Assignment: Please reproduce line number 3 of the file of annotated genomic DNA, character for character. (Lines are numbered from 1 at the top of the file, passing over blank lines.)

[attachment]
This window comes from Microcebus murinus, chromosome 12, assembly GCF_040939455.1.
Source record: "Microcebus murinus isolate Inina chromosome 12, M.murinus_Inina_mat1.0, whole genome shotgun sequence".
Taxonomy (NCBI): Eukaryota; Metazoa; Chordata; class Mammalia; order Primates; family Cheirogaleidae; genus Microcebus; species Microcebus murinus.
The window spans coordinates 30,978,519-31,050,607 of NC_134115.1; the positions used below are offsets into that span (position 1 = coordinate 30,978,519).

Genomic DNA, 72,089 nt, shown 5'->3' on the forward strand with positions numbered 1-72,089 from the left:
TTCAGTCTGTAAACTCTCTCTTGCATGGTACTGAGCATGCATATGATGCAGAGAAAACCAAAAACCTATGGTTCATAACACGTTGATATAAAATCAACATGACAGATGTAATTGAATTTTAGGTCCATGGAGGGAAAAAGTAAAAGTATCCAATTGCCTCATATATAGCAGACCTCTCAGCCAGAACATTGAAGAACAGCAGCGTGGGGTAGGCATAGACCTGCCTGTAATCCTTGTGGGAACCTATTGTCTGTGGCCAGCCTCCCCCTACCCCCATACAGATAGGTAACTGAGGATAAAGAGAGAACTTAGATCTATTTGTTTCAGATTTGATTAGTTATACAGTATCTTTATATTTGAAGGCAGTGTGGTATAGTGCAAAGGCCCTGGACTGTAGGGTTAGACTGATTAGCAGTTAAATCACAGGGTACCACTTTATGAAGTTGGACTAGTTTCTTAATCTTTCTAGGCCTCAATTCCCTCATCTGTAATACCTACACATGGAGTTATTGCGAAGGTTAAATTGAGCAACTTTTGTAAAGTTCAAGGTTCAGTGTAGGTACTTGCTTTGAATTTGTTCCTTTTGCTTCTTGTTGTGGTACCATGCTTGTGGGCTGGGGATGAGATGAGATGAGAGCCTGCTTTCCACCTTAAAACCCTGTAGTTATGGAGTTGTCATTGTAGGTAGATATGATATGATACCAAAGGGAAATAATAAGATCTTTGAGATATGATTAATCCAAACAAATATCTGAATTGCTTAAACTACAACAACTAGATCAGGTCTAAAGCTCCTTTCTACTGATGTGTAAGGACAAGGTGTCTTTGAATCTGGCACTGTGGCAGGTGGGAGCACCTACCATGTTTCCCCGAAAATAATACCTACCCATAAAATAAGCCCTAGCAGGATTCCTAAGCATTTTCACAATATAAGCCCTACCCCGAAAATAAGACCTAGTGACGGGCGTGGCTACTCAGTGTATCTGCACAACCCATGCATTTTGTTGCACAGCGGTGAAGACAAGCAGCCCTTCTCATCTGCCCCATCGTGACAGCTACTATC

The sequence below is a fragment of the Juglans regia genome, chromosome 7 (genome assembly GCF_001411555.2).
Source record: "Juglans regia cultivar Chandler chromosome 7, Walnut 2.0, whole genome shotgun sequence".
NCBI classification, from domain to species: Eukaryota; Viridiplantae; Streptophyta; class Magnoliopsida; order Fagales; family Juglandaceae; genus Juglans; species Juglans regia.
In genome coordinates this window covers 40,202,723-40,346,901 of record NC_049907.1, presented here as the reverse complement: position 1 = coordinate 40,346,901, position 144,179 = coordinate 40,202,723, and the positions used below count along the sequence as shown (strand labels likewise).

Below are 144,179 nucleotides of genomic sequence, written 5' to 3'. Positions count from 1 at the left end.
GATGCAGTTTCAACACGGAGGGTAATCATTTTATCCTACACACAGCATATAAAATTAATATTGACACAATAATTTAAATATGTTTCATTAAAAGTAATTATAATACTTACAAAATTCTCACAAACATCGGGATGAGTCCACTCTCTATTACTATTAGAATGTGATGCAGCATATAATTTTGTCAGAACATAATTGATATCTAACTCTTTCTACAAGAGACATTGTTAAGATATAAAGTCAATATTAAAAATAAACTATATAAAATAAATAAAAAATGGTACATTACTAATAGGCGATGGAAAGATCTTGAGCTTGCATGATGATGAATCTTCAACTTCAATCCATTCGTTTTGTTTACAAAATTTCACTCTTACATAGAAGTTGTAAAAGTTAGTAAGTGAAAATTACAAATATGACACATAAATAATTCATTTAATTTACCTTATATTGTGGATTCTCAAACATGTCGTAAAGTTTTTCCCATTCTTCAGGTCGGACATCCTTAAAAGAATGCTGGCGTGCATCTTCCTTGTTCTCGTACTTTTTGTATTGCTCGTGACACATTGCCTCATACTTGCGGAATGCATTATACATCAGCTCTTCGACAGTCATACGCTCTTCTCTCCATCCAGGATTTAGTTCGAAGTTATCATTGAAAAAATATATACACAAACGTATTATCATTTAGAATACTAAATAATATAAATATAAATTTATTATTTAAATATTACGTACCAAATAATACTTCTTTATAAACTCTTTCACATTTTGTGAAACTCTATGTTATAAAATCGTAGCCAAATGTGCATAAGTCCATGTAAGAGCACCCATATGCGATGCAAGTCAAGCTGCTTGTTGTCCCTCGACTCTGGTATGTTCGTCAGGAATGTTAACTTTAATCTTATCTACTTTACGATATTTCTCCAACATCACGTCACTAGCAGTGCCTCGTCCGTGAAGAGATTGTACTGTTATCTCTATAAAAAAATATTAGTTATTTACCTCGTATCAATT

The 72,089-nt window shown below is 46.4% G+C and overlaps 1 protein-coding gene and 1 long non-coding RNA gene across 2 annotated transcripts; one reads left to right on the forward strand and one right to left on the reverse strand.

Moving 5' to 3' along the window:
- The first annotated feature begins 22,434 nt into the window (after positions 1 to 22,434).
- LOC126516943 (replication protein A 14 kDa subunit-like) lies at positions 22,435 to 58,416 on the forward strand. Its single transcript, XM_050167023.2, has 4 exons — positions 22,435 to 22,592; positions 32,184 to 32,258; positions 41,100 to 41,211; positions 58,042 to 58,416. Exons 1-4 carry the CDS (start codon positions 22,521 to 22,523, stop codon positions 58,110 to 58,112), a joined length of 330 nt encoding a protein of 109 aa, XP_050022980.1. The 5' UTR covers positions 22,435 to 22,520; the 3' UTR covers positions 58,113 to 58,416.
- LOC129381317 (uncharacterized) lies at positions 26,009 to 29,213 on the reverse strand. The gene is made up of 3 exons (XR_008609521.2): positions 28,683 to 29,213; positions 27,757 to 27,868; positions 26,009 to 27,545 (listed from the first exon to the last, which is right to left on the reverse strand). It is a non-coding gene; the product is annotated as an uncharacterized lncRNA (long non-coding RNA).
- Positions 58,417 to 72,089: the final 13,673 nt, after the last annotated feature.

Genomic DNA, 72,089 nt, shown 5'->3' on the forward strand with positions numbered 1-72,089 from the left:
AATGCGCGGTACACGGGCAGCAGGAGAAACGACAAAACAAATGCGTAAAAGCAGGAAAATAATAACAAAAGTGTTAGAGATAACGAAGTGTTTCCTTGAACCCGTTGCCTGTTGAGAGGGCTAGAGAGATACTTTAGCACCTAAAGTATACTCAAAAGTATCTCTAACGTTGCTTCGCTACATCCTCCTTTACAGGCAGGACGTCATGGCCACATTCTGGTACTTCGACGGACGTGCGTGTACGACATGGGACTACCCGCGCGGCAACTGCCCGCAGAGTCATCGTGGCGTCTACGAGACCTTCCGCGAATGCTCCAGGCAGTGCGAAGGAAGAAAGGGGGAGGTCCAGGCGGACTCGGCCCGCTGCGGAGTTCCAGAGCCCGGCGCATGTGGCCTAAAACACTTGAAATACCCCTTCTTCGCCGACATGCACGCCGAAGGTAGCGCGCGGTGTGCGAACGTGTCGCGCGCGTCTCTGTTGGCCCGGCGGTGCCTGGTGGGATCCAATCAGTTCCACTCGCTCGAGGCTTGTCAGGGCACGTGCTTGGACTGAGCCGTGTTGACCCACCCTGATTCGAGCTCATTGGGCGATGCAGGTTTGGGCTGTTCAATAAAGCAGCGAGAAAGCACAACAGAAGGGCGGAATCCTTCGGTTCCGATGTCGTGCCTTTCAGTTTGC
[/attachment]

Taxonomy (NCBI): Eukaryota; Metazoa; Chordata; class Mammalia; order Primates; family Cheirogaleidae; genus Microcebus; species Microcebus murinus.